Sunday, December 5

Lessons from ‘Cobra Kai’ | EL PAÍS Weekly: Psychology and well-being



The famous Netflix series, which has millions of viewers waiting for a new season, takes up the same protagonists three decades later from Karate Kid, with fortunes changed, for something more than an exercise in nostalgia. The multiplication of conflicts serves to reflect on the ambiguity of good, evil, strength and weakness. At the base of this complex world of relationships and rivalries is the philosophy of karate, originally from the island of Okinawa, and which is especially valid in the current time of instability and great challenges. The “way of the empty hand”, as this martial art is translated, has as its great reference the master Gichin Funakoshi, who at the beginning of the 20th century began to forge the foundations of modern karate, which would spread throughout Japan and later in the whole world. He left as a legacy 20 rules, the Nijū kun, that we can also apply to the challenges of today’s life. Let’s look at four of them.

Know yourself first, then know others. It is useless to learn to fight if you don’t know who is fighting first. As Sun Tzu said two and a half millennia ago in The Art of War: “If you know the enemy and you know yourself, you should not fear the result of hundreds of battles.” The problem, as it happens in the series to sensei (teacher) Johnny, is that most people don’t know themselves. This leads to addictions, self-boycotts, and ongoing friction with the environment. Being in constant conflict with others, as Johnny is, is a way of ignoring the war within yourself. When we do not know ourselves or there are parts of us that we do not accept, we find it easier to look outside guilty in a battle that has no end, because it is carried out on the wrong front.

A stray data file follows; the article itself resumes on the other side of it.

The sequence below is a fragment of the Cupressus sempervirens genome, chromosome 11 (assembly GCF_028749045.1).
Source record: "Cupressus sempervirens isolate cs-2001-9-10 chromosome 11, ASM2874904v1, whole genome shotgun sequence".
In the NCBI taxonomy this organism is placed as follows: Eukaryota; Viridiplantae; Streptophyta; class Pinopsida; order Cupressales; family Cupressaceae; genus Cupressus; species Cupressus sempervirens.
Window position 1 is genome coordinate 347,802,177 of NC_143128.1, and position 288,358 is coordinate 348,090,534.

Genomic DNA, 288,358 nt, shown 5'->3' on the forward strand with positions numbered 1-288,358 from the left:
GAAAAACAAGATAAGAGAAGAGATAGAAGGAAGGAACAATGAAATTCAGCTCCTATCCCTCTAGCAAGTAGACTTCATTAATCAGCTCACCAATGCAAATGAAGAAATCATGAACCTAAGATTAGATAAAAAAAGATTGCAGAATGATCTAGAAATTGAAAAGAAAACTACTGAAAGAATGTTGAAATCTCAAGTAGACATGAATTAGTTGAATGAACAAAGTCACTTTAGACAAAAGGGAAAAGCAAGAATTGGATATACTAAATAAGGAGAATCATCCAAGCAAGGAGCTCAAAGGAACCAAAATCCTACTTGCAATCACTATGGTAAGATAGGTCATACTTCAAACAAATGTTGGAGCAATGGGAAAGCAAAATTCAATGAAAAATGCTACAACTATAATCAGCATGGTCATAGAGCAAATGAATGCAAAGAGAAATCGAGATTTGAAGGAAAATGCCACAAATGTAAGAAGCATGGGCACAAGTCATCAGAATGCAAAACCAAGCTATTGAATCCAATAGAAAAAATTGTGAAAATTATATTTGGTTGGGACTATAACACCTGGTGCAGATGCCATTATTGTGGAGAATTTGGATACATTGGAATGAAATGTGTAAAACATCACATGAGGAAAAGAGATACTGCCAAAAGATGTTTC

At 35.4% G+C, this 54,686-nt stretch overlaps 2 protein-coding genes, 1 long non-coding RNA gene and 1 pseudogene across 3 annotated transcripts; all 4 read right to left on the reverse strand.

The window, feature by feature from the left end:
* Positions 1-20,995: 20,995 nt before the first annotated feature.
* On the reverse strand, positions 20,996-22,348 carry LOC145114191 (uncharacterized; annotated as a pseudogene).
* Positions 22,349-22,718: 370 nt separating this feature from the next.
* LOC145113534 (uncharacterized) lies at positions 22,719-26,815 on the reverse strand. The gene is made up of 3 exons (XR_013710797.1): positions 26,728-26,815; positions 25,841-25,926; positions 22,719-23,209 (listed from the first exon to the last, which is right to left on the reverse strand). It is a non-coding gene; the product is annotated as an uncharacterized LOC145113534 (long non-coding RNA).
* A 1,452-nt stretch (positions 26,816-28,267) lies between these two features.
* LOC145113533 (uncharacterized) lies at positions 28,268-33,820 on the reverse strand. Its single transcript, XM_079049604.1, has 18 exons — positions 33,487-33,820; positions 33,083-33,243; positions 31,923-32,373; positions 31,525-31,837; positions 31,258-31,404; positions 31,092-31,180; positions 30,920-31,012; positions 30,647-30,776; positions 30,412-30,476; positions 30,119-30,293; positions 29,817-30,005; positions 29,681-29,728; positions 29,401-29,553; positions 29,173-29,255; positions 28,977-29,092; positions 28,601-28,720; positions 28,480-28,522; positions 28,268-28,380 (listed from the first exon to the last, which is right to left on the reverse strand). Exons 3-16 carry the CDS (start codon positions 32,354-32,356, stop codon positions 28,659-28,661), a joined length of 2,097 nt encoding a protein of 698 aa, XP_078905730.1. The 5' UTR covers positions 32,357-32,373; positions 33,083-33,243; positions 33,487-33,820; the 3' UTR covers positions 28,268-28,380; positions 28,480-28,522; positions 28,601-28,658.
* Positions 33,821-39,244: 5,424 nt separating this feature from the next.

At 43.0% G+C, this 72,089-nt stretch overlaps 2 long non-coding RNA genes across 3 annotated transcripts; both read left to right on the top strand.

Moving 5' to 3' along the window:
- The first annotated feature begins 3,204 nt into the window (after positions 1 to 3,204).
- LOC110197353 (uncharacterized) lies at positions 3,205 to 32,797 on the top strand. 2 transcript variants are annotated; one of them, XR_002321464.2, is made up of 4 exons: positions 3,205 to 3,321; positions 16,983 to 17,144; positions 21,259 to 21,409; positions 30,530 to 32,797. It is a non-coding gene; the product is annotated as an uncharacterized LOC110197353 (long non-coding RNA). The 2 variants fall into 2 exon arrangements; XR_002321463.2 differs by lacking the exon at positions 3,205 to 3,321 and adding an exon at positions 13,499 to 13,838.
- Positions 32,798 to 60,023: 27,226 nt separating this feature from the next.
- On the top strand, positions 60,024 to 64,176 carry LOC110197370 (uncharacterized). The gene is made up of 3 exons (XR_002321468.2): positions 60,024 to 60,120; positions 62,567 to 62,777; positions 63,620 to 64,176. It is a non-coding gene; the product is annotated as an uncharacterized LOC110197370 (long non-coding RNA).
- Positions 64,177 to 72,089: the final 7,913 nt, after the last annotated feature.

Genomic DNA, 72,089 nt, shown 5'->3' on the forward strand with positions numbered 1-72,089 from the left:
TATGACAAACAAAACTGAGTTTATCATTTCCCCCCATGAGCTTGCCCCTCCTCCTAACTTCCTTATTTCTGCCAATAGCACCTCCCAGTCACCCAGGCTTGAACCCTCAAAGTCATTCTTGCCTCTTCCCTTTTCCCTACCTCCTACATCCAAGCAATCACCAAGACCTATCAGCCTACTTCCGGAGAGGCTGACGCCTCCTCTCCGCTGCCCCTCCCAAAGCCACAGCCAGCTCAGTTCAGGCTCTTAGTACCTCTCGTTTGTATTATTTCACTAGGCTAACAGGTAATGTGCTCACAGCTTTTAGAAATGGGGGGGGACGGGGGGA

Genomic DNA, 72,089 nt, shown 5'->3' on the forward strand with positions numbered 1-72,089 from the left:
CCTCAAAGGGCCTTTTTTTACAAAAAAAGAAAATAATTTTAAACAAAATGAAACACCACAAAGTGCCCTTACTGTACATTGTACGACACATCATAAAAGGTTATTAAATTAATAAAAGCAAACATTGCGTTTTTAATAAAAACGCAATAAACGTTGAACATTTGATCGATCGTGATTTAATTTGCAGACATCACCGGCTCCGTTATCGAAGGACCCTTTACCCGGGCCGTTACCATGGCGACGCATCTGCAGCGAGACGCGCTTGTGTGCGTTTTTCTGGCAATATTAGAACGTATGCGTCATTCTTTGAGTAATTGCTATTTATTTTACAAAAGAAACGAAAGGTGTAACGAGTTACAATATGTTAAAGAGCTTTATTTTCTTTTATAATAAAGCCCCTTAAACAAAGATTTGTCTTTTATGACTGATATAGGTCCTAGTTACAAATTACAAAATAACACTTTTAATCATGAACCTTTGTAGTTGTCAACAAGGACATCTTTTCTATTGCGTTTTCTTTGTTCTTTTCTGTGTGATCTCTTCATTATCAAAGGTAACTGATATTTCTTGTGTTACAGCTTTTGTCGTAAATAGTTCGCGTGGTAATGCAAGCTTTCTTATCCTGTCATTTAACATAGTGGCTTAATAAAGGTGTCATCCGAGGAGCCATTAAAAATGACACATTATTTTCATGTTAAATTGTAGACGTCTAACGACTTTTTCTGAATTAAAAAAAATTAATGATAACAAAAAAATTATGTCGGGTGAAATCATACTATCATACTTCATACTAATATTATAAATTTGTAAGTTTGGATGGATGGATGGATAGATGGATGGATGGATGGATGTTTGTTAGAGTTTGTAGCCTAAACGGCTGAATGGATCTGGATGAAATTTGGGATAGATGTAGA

Karate is like boiling water: if you don’t constantly heat it, it will get cold. Talent is much more common than perseverance. We all know people with a special capacity for something, but who have not developed it out of laziness or because they have not made that gift a priority. Martial arts students achieve mastery by repeating the same movements over and over again, day after day, and the same is true for whatever purpose we set ourselves. You need a marathoner’s mentality, or what in Japanese is called kaizen (continuous progress), so that the water continues to boil and we distill our best essences. Any great achievement is the result of an almost infinite sum of small actions in the same direction.

Don’t let your spirit wander. This rule of karate is a call to your attention. Everything we do mechanically, without consciousness, has no power. A teacher like Lord Miyagi from Karate Kid I would say that the bad fighter lets his spirit “float through the clouds”, absorbed by other problems. He is not present in combat and that leads to certain defeat. Carried to the small daily tasks, that wandering is called multitasking today, a term that is not even true to what it describes. Laboratory observations have shown that multitasking doesn’t really exist; what we do is go out and go in different activities, with the consequent fatigue that leads to the multiplication of errors. When we constantly shift our attention from one thing to the other, what we achieve is exhaustion without focusing on anything. Against this current disease, karate recommends paying attention to a single thing as if our lives depended on it.

Adapt your attitude based on your opponent. In chapter five of The origin of species, Darwin already said that “the species that survive are not the strongest, but those that adapt better to change”. That is another key of martial arts that is very applicable to life, and that takes on more value in these turbulent times. Just as the fighter takes advantage of the strength of his opponent to redirect it for his own benefit, the spirit of karate invites us to extract a “why” from each situation. We may never know why the pandemic we have lived through, but if it has served us something – changing to healthier habits, setting new priorities, loving our own better – then we will not have lived this ordeal in vain. .

Francesc Miralles is a writer and journalist who is an expert in psychology.


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